Wang, J, Olivier, J, Grzebieta, R & Walter, S 2013, 'On The Use of Empirical Bayes for ComparativeInterrupted Time Series with an Application toMandatory Helmet Legislation', Road Safety Research, Policing and Education Conference, Brisbane.View/Download from: UTS OPUS
Wang, J, Grzebieta, R, Walter, S & Olivier, J 2013, 'An evaluation of the methods used to assess the effectiveness of mandatory bicycle helmet legislation in New Zealand', Australasian College of RoadSafety Conference, Adelaide.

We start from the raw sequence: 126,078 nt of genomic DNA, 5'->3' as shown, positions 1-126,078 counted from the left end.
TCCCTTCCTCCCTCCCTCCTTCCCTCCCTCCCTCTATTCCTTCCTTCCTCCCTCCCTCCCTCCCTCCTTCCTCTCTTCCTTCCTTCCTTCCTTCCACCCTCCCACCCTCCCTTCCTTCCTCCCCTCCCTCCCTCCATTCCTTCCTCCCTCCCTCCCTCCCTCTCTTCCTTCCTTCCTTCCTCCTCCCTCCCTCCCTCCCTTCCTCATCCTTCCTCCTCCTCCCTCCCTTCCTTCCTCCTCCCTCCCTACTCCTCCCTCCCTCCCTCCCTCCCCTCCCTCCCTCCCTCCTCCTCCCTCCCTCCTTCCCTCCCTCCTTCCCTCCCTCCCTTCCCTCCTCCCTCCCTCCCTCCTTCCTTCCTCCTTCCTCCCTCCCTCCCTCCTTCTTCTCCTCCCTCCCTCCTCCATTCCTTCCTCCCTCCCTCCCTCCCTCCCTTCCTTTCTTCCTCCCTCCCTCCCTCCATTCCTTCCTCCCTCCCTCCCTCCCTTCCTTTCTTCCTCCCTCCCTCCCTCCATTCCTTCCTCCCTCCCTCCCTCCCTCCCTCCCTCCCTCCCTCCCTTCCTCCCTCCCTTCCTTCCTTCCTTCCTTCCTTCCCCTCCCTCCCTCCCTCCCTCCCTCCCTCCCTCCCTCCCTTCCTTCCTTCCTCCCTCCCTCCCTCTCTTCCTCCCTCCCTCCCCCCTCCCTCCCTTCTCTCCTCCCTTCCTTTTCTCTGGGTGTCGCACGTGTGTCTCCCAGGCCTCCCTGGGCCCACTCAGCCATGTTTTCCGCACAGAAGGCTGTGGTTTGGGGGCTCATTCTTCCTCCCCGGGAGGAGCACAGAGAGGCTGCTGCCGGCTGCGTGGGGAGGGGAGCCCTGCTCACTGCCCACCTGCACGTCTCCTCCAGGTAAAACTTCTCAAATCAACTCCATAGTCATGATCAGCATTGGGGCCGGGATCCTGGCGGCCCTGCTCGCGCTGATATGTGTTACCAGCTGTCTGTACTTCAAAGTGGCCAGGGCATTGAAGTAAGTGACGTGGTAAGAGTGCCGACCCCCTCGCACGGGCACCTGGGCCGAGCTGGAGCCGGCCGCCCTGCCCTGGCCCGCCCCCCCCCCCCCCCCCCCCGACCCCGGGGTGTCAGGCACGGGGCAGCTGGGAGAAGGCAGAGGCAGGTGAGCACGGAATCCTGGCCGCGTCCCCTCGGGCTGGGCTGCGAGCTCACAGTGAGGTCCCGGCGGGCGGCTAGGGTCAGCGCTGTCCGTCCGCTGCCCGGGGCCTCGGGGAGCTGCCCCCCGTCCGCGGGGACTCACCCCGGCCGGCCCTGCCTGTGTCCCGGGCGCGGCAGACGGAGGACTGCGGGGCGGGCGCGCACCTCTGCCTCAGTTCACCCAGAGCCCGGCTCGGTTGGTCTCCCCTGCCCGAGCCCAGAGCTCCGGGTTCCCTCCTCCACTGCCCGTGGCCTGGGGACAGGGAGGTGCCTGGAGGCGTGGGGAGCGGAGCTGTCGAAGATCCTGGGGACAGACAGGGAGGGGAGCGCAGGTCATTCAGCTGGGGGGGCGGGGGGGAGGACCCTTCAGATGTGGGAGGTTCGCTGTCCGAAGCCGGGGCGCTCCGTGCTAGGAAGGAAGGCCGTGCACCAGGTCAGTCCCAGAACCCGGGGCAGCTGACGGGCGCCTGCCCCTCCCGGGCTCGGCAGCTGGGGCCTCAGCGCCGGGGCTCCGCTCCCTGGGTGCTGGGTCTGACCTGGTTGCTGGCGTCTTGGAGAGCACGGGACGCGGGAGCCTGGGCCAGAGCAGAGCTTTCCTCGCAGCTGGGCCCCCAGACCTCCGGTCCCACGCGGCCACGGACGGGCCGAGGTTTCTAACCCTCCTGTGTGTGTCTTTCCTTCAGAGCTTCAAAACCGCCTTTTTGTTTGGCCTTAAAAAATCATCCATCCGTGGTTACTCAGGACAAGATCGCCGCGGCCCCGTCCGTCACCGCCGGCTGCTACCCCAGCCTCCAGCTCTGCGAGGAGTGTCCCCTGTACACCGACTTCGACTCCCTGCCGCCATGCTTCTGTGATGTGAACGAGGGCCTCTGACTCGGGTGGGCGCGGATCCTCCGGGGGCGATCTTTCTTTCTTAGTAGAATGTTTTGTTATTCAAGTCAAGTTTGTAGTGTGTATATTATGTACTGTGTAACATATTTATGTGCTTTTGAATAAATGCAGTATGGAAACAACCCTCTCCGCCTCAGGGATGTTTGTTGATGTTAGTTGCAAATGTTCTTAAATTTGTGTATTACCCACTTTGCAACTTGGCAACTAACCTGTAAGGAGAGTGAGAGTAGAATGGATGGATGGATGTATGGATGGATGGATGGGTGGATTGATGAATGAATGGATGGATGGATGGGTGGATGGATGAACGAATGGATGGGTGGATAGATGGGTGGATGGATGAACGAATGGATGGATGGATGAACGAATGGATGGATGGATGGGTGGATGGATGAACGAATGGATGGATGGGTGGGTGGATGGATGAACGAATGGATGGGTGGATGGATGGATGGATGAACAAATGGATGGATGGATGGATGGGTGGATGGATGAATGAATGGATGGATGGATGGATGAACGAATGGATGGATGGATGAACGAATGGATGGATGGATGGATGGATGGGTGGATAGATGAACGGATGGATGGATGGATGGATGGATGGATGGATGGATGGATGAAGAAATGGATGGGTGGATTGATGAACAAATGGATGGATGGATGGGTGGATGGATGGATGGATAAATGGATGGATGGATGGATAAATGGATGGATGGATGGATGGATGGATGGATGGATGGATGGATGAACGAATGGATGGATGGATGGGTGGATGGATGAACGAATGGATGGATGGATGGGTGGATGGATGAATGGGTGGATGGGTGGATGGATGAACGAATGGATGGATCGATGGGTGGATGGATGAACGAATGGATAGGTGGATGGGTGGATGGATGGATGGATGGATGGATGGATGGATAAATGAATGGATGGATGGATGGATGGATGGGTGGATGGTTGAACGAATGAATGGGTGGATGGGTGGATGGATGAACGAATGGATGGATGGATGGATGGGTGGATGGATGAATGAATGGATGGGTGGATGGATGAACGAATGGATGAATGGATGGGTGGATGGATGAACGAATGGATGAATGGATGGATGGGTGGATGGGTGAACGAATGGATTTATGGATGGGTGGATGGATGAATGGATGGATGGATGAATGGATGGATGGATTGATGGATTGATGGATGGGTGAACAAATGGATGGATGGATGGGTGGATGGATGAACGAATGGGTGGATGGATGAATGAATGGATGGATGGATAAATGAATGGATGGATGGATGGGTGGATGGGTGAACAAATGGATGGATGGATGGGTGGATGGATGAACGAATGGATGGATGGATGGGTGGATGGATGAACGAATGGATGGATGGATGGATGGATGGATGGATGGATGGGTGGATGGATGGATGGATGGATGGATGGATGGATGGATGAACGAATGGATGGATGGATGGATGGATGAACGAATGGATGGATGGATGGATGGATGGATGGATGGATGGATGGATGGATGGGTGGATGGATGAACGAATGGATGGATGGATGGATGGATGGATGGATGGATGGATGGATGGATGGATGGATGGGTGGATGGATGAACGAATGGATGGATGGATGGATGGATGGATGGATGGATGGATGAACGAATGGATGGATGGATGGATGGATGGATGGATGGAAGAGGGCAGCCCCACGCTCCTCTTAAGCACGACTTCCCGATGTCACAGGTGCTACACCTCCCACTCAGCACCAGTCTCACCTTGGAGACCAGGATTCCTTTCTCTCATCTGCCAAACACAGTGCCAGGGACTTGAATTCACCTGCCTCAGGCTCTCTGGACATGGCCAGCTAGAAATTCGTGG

Wang, J, Olivier, J, Grzebieta, R & Walter, S 2013, 'Statistical errors in anti-helmet arguments', 2013 Australasian College of Road Safety Conference – 'A Safe System: The Road Safety Discussion', Australasian College of Road Safety Conference, Australasian College of Road Safety, Adelaide, Australia.View/Download from: UTS OPUS